Monday, April 05, 2010

Cleaning Service Franchisees Qualify as “Employees” Under Massachusetts Law

This posting was written by John W. Arden.

Cleaning service franchisees were employees—rather than independent contractors—within the Massachusetts Independent Contractor statute, according to the federal district court in Boston.

Under the statute (Mass. Gen. Laws ch. 149, §148B), an individual performing a service is considered an employee unless:

(1) the individual is free from control and direction in connection with the performance of the service, both under his contract for the performance of service and in fact; and

(2) the service is performed outside the usual course of the business of the employer; and

(3) the individual is customarily engaged in an independently established trade, occupation, profession or business of the same nature as that involved in the service performed.

The franchisor (Coverall North America, Inc.) failed to carry its burden of establishing all three elements, the court held. In particular, the franchisor failed to establish the second prong of the test—that the franchisees were “performing services that are part of an independent, separate, and distinct business from that of the employer.”

Cleaning Business v. Franchising Business

In attempting to establish that the franchisor and its franchisees are distinct businesses, the franchisor argued that it is not in the commercial cleaning business, but is in the franchising business, the court noted.

The franchisor maintained that it sells franchises and trains and supports the franchises, but neither cleans any establishment nor employs anyone who cleans any establishment. It further claimed that “numerous courts have accepted that the functions and business of a franchisor are separate and distinct from those of a franchisee and that their shared economic interest does not make one the employer of the other.”

The court agreed that there have been rulings that shared economic interests do not make one the employer of the other, but that such rulings did not establish the conclusion that the functions and business of a franchisor are separate and distinct from those of a franchisee.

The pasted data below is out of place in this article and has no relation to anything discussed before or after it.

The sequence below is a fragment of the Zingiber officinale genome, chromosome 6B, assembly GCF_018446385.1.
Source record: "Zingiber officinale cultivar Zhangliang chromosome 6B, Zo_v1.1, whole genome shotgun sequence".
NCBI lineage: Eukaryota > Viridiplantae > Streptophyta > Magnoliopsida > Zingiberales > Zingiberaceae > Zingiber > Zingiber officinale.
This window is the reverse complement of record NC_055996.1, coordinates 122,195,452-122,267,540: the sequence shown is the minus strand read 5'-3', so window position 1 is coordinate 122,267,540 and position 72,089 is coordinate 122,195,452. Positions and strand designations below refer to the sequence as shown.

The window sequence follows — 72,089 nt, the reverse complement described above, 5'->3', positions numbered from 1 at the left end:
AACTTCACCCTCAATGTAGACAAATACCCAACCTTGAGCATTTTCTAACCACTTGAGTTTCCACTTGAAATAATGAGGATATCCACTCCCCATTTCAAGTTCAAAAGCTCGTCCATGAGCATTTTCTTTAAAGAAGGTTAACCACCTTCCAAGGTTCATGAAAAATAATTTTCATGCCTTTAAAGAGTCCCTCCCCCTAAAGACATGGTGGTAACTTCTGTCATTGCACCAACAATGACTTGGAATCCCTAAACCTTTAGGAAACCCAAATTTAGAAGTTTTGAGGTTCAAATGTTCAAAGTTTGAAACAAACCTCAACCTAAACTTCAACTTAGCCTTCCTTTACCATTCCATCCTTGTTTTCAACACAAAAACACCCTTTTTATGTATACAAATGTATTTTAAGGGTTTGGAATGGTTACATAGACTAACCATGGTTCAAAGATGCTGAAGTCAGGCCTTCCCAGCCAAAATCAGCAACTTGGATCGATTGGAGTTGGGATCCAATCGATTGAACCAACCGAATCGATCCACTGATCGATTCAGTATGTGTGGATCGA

“Coverall’s argument is not unlike arguments made by other employers in Massachusetts who also required their employees to sign agreements stating that they were independent contractors,” the court stated.

“Ponzi Scheme”

According to the court, “[d]escribing franchising as a business in itself, as Coverall seeks to do, sounds vaguely like a description for a modified Ponzi scheme—a company that does not earn money from the sale of goods or services, but from taking in more money from unwitting franchisees to make payments to the previous franchisees.”

Such a description does not apply to the franchisor, the court said. As a result of the expenditure of time, skill, effort, and money, Coverall developed the system used by its franchisees. It trains franchisees and provides them with uniforms, contracts with all customers, and receives a percentage of revenue earned on every cleaning service.

“These undisputed facts establish that Coverall sell cleaning services, the same services provided by these plaintiffs,” the court found.

Because the franchisees did not perform services outside the usual course of Coverall’s business, the franchisor failed to establish that the franchisees were independent contractors, in the court’s view.

The decision is Awuah v. Coverall North America, Inc., Civil Action No. 07-10287-WGY, March 23, 2010. It will appear in the CCH Business Franchise Guide.


In a March 29 news release, the International Franchise Association (IFA) said that the ruling will “severely impact the ability of franchise businesses to operate, create jobs and provide millions in economic output” in Massachusetts.

“We feel the judge did not take fully into account the unique attributes of franchising and the federal regulatory oversight of the franchise business model,” said David French, IFA Vice President of Government Relations.

“Wrongfully defining franchisees as employees of the franchisor instead of business owners, as the ruling does, threatens the viability of franchising as a business model in Massachusetts and will likely lead to franchise companies ceasing operations,” he stated.

The IFA is supporting legislation filed in Massachusetts that would change the independent contractor law to require violation of all three prongs for an entity to be deemed a “misclassified worker.”

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